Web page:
A helicopter operated by a Boulder City-based tour company crashed Saturday evening in the Grand Canyon, killing three and critically injuring four, according to police.
Six passengers and a pilot were on board the helicopter belonging to Boulder City-based Papillon Grand Canyon Helicopters when it crashed around 5:20 p.m., Hualapai Nation Police Chief Francis Bradley said Saturday night. The other four were critically injured, and were still being treated at the scene.
The chopper crashed near Quartermaster Canyon on the Hualapai Nation, about 60 miles west of Peach Springs, Arizona, Bradley said.
Bradley said first responders are at the scene with the four injured people, but strong winds gusting up to 50 mph and rugged terrain were making it difficult for crews to reach them.
“We’re having extreme difficulty right now,” Bradley said.
A helicopter from Nellis Air Force Base is flying in to assist with the rescue, he said.
One of two helicopters sent by the Arizona Department of Public Safety was grounded, Bradley said.
Calls to Papillon’s media representatives were not immediately returned Saturday.
The helicopter, a Eurocopter EC130, crashed under unknown circumstances, FAA spokesman Allen Kenitzer wrote in an email, adding that the chopper had sustained “substantial damage.”
The FAA and the National Transportation Safety Board will investigate the crash, Kenitzer said.
The Arizona Department of Public Safety said the organization was assisting the National Park Service with the crash.
On Aug. 10, 2001, a Eurocopter AS350 operated by Papillon, on an air tour out of Las Vegas, crashed and burned in the Grand Wash Cliffs area, near Meadview. The pilot and five passengers were killed.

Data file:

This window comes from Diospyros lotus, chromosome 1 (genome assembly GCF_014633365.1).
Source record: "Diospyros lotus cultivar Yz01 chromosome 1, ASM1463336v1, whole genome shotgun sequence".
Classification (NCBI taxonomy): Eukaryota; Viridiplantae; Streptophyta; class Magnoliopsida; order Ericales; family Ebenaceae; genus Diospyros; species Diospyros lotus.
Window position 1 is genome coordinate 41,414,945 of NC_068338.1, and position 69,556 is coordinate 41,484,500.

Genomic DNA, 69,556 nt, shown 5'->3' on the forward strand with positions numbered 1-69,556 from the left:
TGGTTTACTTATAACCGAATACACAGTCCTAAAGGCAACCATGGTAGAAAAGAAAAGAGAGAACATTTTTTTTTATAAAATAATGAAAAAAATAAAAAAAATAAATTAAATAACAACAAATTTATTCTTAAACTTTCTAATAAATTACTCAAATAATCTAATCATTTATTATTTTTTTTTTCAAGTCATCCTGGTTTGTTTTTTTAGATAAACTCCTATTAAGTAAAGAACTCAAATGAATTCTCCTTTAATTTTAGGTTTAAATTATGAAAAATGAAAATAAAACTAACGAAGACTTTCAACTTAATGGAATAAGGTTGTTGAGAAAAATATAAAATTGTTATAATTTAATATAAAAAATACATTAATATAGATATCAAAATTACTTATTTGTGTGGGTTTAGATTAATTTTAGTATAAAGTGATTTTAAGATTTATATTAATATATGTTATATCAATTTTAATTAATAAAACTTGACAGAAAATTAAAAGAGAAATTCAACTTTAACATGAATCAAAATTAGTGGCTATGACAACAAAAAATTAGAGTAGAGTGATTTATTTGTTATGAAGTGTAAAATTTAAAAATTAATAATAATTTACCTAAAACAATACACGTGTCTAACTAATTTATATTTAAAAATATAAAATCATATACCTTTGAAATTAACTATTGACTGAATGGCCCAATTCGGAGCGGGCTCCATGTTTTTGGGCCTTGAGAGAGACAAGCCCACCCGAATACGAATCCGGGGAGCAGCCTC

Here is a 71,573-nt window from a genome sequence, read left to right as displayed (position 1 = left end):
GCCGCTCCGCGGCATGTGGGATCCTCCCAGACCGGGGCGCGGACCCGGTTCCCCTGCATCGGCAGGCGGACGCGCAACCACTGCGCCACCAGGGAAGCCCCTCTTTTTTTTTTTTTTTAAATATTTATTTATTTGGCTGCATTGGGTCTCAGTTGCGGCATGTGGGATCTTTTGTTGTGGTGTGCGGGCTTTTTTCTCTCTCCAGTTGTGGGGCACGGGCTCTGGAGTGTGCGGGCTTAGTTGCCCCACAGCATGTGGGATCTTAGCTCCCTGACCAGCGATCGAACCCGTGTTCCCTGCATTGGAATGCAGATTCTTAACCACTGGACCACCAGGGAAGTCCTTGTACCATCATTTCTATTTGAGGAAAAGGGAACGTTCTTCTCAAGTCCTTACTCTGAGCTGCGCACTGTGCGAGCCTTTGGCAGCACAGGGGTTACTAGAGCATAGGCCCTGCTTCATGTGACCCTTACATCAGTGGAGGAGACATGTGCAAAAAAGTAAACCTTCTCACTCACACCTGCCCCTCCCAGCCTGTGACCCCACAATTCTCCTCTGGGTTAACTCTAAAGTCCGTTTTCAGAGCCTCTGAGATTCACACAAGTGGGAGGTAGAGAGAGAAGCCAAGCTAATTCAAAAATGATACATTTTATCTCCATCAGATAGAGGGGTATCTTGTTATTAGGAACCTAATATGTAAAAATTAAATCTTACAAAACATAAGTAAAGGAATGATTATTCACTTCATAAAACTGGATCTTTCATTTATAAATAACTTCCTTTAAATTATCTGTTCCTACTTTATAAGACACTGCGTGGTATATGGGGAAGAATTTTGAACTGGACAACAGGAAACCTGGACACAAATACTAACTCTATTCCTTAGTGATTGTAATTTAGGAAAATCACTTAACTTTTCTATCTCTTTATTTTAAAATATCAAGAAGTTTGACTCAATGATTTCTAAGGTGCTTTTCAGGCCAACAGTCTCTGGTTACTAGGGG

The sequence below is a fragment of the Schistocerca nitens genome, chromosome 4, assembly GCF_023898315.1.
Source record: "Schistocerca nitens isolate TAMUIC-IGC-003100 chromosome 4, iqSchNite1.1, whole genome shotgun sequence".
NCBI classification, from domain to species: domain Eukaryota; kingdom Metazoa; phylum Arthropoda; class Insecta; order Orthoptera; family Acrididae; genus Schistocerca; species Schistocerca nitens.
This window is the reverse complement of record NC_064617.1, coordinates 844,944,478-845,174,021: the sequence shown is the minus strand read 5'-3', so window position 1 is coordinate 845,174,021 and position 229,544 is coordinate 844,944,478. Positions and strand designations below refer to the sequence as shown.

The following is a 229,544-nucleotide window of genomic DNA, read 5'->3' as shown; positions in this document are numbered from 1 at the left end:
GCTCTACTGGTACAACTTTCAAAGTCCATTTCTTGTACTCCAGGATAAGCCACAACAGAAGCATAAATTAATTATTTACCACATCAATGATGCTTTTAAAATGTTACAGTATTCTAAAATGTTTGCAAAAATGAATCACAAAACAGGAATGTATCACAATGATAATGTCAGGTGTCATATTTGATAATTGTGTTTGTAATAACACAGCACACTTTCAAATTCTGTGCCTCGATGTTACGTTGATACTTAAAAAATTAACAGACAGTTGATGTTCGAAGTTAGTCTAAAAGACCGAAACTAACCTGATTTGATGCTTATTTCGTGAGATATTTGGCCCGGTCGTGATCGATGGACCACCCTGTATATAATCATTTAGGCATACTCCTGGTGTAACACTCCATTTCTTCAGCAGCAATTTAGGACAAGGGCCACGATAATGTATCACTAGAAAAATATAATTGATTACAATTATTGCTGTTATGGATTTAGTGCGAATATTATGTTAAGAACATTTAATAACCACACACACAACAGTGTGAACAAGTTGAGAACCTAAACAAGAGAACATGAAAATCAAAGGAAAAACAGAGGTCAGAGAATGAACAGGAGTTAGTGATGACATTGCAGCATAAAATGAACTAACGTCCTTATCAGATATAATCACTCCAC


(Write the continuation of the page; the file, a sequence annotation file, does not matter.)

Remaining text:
Long-running tour company
Papillon, whose website says it is the longest-running helicopter touring company, was founded in 1965 by Elling Halvorson and celebrated its 50th anniversary in 2015.
Halvorson, at the time a construction company owner, ferried workers and clients via helicopter to his 13.5-mile water pipeline work sites that he ran in the Grand Canyon, according to a Las Vegas Review-Journal 2015 company profile.
The sights from the helicopter inspired Halvorson to start the touring business. But the touring operation, which attracts 600,000 passengers a year, lost money its first four years, Halvorson recalled at the time. “We had to learn how to market Las Vegas,” he said.
The 600-employee company has a fleet of 48 helicopters.
The business first operated from the Grand Canyon’s South Rim before expanding operations to McCarran International Airport in 1997. It started operating out of Boulder City Airport in 2004 and opened a 45,000-square-foot base there in 2009.